Cost of Poor Quality (COPQ) is the cost associated with producing poor-quality products or services for the customer. In other words, it is the total financial losses incurred by the company due to errors and subpar work. For example, scrap, rework, repair, and warranty failure all add to the cost of poor quality.
Cost of Quality is a methodology used in the organization to measure the resources used for good quality. In other words, it is the cost of making quality products or services.
Cost of Quality combines the cost of good quality and the cost of poor quality.
Why Cost of Poor Quality (COPQ) Matters
- It tells how profit is affected by the quality.
- Speaks management’s language.
- Helps to prioritize improvement actions
- Optimize the resources and also help identify waste in the system.
- Improves continuous improvement culture
Categories of Cost of Quality
The cost of quality can be divided into four categories: prevention cost, appraisal cost, internal failure cost, and external failure cost.
Preventive Cost– Preventive costs are the costs of activities that are specially designed to prevent poor quality of products or services. In other words, these efforts ensure that failures never happen in the first place.
- Quality planning
- Contract review
- Quality audits
- Supplier evaluation
- Market research
- Process capability studies
Appraisal costs–Appraisal costs are incurred when the company pays a consultant or expert to find the causes of the poor quality of the product or service. In other words, appraisal costs are related to testing, measuring, and auditing. The appraisal cost focuses on the discovery of defects rather than the prevention of defects.
- Incoming goods inspection
- In-process inspection
- Supplier inspection
- Laboratory testing
- Final goods inspection
Internal failure–Internal failure costs result from the finding of defects prior to delivery of the product or service to the customers. In addition, these are the costs due to the failure of a product to achieve the required quality standards.
- Internal scrap
- Efforts spent on failure analysis
- Raw material rejects
- In-process rejects
External failure–External failure costs arise from the rejection of the product or services by the customers after delivery. In other words, these are the costs when a product or service fails to meet the required quality standards and is detected after it reaches the customer.
- Warranty claims
- Customer visits
- Loss of goodwill
When to use Cost of Poor Quality (COPQ)
Organizations use COPQ to understand the opportunities to improve quality by reducing internal and external failure costs. They do this by spending more on preventing problems than fixing them.
Steps in implementing Cost of Poor Quality (COPQ)
- Define the organization’s quality goals and objectives
- Estimate the current capabilities of machines, systems, and processes
- Collect data for prevention cost, appraisal cost, internal failure cost, and external failure cost.
- Validate the quality cost data with finance
- Pareto the quality costs and adopt an action-first mindset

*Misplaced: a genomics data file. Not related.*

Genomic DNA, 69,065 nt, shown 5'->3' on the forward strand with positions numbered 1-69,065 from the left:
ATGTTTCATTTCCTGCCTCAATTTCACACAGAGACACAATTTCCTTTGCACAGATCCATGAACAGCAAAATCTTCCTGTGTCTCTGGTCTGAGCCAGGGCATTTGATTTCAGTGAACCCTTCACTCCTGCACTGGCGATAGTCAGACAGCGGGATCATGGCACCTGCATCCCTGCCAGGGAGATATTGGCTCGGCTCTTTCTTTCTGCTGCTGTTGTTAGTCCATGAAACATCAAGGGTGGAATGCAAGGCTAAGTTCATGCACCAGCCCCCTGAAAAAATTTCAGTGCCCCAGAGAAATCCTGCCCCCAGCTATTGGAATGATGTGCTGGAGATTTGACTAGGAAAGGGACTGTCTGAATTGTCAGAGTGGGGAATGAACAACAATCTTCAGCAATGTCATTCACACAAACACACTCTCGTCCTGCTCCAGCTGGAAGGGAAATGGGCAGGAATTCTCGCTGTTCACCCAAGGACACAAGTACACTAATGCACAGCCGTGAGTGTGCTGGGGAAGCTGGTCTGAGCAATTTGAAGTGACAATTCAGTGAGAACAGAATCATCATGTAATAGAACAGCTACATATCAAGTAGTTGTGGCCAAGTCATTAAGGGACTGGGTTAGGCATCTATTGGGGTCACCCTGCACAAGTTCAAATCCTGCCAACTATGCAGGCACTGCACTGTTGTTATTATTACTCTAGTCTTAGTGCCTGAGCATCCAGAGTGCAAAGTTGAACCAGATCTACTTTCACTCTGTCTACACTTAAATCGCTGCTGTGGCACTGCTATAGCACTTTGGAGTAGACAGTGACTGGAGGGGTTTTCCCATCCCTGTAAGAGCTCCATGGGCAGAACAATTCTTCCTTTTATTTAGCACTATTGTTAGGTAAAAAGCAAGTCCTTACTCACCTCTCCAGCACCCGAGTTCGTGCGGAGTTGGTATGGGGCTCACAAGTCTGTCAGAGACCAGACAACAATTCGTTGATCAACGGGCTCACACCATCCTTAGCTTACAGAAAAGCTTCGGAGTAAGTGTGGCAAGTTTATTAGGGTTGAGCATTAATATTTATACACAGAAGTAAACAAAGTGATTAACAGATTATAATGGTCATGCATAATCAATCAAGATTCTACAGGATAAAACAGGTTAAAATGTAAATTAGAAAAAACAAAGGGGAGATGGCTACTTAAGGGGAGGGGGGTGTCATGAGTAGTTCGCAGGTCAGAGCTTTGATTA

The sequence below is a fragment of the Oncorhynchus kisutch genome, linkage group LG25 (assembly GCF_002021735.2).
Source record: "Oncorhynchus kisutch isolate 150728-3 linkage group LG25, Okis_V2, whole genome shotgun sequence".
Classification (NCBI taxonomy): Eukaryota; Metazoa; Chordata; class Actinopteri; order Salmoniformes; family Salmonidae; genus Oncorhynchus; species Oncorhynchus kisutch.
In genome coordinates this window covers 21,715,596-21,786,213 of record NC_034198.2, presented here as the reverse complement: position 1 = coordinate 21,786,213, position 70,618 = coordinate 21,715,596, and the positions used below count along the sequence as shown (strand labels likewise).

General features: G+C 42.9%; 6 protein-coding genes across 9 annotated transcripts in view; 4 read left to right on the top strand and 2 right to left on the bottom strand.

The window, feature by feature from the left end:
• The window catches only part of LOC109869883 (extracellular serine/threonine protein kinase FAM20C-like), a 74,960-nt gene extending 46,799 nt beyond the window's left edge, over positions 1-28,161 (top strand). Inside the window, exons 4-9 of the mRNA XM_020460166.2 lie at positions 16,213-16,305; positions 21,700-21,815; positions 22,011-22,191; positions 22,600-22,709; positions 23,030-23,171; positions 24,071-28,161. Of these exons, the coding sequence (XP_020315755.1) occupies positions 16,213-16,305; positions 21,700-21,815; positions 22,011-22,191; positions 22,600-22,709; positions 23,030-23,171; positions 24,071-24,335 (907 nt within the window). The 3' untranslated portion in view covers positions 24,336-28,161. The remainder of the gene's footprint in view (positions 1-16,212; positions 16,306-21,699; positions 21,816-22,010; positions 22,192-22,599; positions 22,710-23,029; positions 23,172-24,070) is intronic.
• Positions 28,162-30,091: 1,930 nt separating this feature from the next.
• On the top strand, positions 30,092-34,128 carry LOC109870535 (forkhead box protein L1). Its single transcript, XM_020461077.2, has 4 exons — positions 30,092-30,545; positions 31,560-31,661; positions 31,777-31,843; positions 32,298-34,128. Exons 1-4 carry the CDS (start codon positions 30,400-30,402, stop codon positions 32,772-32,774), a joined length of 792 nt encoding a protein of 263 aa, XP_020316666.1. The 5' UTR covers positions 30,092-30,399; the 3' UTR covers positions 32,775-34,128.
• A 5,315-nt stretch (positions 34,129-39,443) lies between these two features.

- Implement corrective actions such as automating the quality audits, streamlining the inspection process, implementing Poka-Yoke, etc.
- Compare the quality costs before and after you have implemented the above steps. Check out the figure shown below for an example.
- Finally, present the new quality cost model to top management.
Example of Cost of Poor Quality (COPQ)
Quality assurance is everything for an organization. Incorporating Six Sigma and other Lean tools allows companies to reduce waste (Raw materials, Logistics costs, and unnecessary man hrs) which increases their bottom line.
Let’s say you are running a DMAIC project. In the define phase, you want to quantify the cost of poor quality. You start by defining what a defect is. Then, you measure how many defects per million opportunities your process has (You would use this same material to create your baseline sigma in the measure phase, next).
Example: Imagine producing TVs, and for every 1M produced, 2% were damaged. That’s 20,000 TVs. If those damages were not salvageable, and it cost $100 to produce each unit, then it costs your company 20k *$100 = $2 Million.
But that’s not all. How many people would you need to hire for re-inspection, warranty repair, supplier evaluation, etc.? Here you go for the breakup of the costs. Below is the split-up of various costs (Just as an example).
Total material cost is $100 per unit, and an additional $10 per unit is spent on quality costs. At 20k units, that is $200k. The total cost to the company would be $2.2 Million!
Cost of Poor Quality Template
D: Service and repair policies. Customers will never be exposed to internal audit results. We can eliminate C off the bat. Unfortunately, plenty of companies are out there performing well financially with poor quality items or services (until a disruptor with great quality comes along!) Very few customers will be familiar with industry standards or privy to how a company measures against them. However, if a customer sees a strong and robust service policy and a company standing behind its product, then they know the company values quality.
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